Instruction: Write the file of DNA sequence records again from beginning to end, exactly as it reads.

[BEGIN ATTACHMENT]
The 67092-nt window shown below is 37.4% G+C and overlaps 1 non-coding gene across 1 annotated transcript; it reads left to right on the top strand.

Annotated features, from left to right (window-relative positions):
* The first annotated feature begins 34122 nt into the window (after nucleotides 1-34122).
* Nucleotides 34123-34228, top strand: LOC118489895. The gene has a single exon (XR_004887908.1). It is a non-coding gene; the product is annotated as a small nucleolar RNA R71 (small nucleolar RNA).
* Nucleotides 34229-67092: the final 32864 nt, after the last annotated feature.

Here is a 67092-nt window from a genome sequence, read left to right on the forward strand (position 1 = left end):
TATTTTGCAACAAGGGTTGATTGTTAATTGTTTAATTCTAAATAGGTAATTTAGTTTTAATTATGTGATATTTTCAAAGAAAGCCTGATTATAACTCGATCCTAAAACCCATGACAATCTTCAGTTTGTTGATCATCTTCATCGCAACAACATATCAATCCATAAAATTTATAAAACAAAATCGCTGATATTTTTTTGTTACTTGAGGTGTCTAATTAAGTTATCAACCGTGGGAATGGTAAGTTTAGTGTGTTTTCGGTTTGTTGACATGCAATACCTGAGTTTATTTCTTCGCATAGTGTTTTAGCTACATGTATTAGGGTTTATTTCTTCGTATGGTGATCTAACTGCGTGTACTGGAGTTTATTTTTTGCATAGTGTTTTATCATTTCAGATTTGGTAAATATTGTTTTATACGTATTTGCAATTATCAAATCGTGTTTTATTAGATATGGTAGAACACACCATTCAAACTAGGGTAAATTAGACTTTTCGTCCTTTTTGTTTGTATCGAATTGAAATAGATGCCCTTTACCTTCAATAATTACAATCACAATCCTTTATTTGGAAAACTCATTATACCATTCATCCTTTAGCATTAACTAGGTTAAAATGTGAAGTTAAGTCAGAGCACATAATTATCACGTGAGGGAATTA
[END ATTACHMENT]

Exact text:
The 67092-nt window shown below is 37.4% G+C and overlaps 1 non-coding gene across 1 annotated transcript; it reads left to right on the top strand.

Annotated features, from left to right (window-relative positions):
* The first annotated feature begins 34122 nt into the window (after nucleotides 1-34122).
* Nucleotides 34123-34228, top strand: LOC118489895. The gene has a single exon (XR_004887908.1). It is a non-coding gene; the product is annotated as a small nucleolar RNA R71 (small nucleolar RNA).
* Nucleotides 34229-67092: the final 32864 nt, after the last annotated feature.

Here is a 67092-nt window from a genome sequence, read left to right on the forward strand (position 1 = left end):
TATTTTGCAACAAGGGTTGATTGTTAATTGTTTAATTCTAAATAGGTAATTTAGTTTTAATTATGTGATATTTTCAAAGAAAGCCTGATTATAACTCGATCCTAAAACCCATGACAATCTTCAGTTTGTTGATCATCTTCATCGCAACAACATATCAATCCATAAAATTTATAAAACAAAATCGCTGATATTTTTTTGTTACTTGAGGTGTCTAATTAAGTTATCAACCGTGGGAATGGTAAGTTTAGTGTGTTTTCGGTTTGTTGACATGCAATACCTGAGTTTATTTCTTCGCATAGTGTTTTAGCTACATGTATTAGGGTTTATTTCTTCGTATGGTGATCTAACTGCGTGTACTGGAGTTTATTTTTTGCATAGTGTTTTATCATTTCAGATTTGGTAAATATTGTTTTATACGTATTTGCAATTATCAAATCGTGTTTTATTAGATATGGTAGAACACACCATTCAAACTAGGGTAAATTAGACTTTTCGTCCTTTTTGTTTGTATCGAATTGAAATAGATGCCCTTTACCTTCAATAATTACAATCACAATCCTTTATTTGGAAAACTCATTATACCATTCATCCTTTAGCATTAACTAGGTTAAAATGTGAAGTTAAGTCAGAGCACATAATTATCACGTGAGGGAATTA